One of the things I think that we talked about a lot here, at First Focus is sort of the invisibility of kids, right? Like they don’t have political power. But it’s not just political, right, I think. I mean, the work you do in research, kids are also an afterthought. There’s not many researchers who do the outstanding work that you do, you can go to Google Scholar, and you do any kind of topic. There’s lots of other things, and kids are sort of an afterthought there, too. So just curious, like, you know, what do you think the barriers are like, we all care about kids, but then they just constantly come up as sort of an afterthought? What are the barriers? Do you think that that we’re facing to making this case? Because the evidence is clear, right, and yet, we’re just not doing it? So, you know, what are we missing here? As a society?

Kirabo Jackson  28:17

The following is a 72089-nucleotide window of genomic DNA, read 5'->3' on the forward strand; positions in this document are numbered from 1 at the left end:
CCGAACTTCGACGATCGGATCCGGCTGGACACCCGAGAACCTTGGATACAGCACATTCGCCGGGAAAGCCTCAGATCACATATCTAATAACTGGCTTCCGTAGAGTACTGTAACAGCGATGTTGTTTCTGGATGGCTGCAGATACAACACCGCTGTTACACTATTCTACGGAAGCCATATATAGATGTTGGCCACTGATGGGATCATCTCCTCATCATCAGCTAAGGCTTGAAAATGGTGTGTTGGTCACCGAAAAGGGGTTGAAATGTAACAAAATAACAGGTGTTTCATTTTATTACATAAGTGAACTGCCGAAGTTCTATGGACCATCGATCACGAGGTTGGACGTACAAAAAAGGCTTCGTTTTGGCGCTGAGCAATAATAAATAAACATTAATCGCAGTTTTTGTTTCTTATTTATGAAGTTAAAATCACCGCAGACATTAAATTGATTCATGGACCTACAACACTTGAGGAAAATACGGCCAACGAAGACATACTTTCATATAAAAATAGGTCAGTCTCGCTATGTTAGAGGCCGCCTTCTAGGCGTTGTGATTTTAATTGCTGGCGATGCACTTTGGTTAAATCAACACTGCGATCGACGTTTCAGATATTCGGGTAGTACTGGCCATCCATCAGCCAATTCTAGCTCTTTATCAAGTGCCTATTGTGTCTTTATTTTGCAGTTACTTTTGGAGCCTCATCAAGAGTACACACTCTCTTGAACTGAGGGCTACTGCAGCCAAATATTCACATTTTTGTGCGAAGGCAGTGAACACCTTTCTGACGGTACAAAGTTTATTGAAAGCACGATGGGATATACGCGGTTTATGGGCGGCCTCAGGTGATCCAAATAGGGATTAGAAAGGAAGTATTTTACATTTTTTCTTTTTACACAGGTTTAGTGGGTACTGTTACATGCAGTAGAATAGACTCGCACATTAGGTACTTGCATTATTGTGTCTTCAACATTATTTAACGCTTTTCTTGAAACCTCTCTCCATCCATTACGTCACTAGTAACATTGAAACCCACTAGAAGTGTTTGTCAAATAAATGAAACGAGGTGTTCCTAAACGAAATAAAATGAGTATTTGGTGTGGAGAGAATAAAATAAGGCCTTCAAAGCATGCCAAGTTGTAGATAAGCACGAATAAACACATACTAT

I think there are certainly many people who are focused on on kids, researchers, as well as you know, organizations like yours. But I think they’re kind of two issues. One, as you rightly pointed out, kids don’t vote. So for that reason, they just, there’s just less of a political voice there. But I think another aspect of it is that the benefits of investing in kids is something that we don’t see for a long time. So a little bit of it is that that the gains associated with investing in children are not salient today. So like some of the research that I do, that I’ve done, you know, I’m talking about kids that were in school in like the 80s. Like, basically me. But you know, investments that happened in the 1980s, we’re seeing the gains in terms of improvement in outcomes now. So what that means is when we’re telling people oh, you should be investing in kids, you should care about kids, we should care about investing in their future. And we’re telling them, oh, yeah, you’re going to see the benefits in 30 years, you know, that doesn’t have the same ring to it as oh, by the way, if you invest in these outcomes right now, you’re gonna see gains right now. So I think a lot of it just has to do with the sort of the time inconsistency between when the investments occur and when we see the benefits of those investments. I think that’s one of the problems that we have in conjunction with the fact that kids don’t vote. So I don’t think it’s that people don’t care about it, I just think is that the gains, the benefits to these investments are just not as salient as some other kinds of investments.